Over the next month, we’re putting together a special report, the Money Report, about how and why we spend what we do. Economics is so often the economist-eye view of the world. We’re out to recreate the consumer-eye view of the world. We’re interested in what things cost, why they cost that much, and why they’re getting more expensive and less expensive. If you’ve got awesome and surprising stories about prices, costs and the flow of money, leave us a tip in the comment section.
To kick things off, we’d like to very briefly introduce one of the themes of the Money Report: Prices are people. […]
Across the 20th century, the labor force has shifted from farmers and foresters to manufacturers and then to professional and service workers. In 1900, we spent much of our manpower growing food and feeding ourselves. By 1950, the major economic industries were manufacturing and construction. But today’s labor economy revolves around services, not products.
Avoid the Center (Theo Deutinger & Theresia Kohlmayr, 2008) - physical size vs. prosperity
President Obama’s State of the Union speech was surprisingly bullish on reviving manufacturing, prompting one very clever person on Twitter to say something along the lines of: “Democrats want the economy of the 1950s, while Republicans just want to live there.”
It got me thinking: What did the economy look like in the 1950s? If you could organize all the jobs into buckets and compare the paper-shuffling professional services bucket to the manufacturing bucket, what would they look like around 1950, and how has the picture changed in the last 60 years? Read more.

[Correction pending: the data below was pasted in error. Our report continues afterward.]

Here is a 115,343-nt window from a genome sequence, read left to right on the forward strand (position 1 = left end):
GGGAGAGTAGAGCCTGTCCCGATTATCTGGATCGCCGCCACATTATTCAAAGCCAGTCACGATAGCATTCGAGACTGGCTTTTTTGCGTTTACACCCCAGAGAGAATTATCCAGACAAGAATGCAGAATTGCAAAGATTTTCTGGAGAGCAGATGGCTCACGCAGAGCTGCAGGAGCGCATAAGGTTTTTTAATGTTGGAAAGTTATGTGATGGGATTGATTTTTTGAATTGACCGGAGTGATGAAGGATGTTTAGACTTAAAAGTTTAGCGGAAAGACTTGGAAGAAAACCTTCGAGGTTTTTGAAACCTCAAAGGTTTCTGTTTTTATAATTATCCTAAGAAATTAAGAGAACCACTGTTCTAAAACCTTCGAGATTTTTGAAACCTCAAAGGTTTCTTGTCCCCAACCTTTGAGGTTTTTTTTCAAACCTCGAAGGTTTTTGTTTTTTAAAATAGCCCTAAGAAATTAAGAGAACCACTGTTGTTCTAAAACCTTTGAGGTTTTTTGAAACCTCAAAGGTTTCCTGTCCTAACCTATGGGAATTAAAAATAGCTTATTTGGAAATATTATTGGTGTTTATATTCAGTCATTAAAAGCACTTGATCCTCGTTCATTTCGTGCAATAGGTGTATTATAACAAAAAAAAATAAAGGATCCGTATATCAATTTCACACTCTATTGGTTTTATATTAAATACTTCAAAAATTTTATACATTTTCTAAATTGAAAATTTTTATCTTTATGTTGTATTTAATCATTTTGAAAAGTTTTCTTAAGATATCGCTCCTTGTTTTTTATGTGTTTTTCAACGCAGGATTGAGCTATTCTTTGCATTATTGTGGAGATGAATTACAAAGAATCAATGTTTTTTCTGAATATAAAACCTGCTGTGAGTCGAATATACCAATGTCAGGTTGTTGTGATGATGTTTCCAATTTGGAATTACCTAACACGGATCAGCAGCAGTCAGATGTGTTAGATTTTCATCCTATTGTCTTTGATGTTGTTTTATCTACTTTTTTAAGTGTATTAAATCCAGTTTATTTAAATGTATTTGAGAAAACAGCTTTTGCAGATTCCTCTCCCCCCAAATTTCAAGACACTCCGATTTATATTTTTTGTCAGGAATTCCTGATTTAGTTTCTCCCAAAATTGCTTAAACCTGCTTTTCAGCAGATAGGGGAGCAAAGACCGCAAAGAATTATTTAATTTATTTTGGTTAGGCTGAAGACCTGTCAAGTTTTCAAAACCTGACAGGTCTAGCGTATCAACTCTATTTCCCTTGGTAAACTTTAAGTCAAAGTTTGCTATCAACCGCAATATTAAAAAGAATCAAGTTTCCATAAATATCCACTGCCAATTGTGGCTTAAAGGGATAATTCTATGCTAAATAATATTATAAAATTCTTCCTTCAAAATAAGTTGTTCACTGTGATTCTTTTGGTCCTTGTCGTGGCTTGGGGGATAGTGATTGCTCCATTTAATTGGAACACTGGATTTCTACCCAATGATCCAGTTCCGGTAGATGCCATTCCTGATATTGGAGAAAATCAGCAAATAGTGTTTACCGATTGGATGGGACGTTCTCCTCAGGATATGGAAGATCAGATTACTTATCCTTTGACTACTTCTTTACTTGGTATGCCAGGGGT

[Image: Brian McGill and Peter Bell/National Journal]
In August 2006, real estate search site Trulia had 609,000 visitors. Five years later, there were 27 million. Trulia’s most recent visualization shows this growth (bottom bar graph) and where people are searching for homes (map). Press play and watch it go. It’s pretty much population density, but for me, the method is more interesting than the material in this case.
1975 Employment in the United States
Student loan debt has ballooned since the 1990s.
Need to prove something you already believe? Statistics are easy: All you need are two graphs and a leading question
Money - A Chart of All of It, Where It Is and What It Can Do [xkcd.com] by Randall Munroe’s webcomic xkcd is the epitome of all infographics: an immensely large chart, accompanied by some immensely small captions, that together compare the different amounts of money flowing in the world. From single dollar amounts to those huge trillion numbers that we now regularly hear about in the news, it’s all included by representing the individual quantities by an accompanying number of small squares.
Who owes what to whom?
Americans are enormously mobile: 37.5 million people moved from one house to another last year, with 4.3 million of them moving between states. This mobility makes us efficient seekers of economic improvement—moving into, and then leaving, cities like Phoenix as their fortunes rise and fall.
Change can be unsettling in a small town. But not long ago in this quiet farming community, with its familiar skyline of grain elevators and church steeples, the owner of a new restaurant decided to acknowledge the community’s diversity by adding some less traditional items to her menu. Cheeseburgers. French fries. Chicken-fried steak.
Occupy George circulates dollar bills stamped with fact-based infographics about economic disparity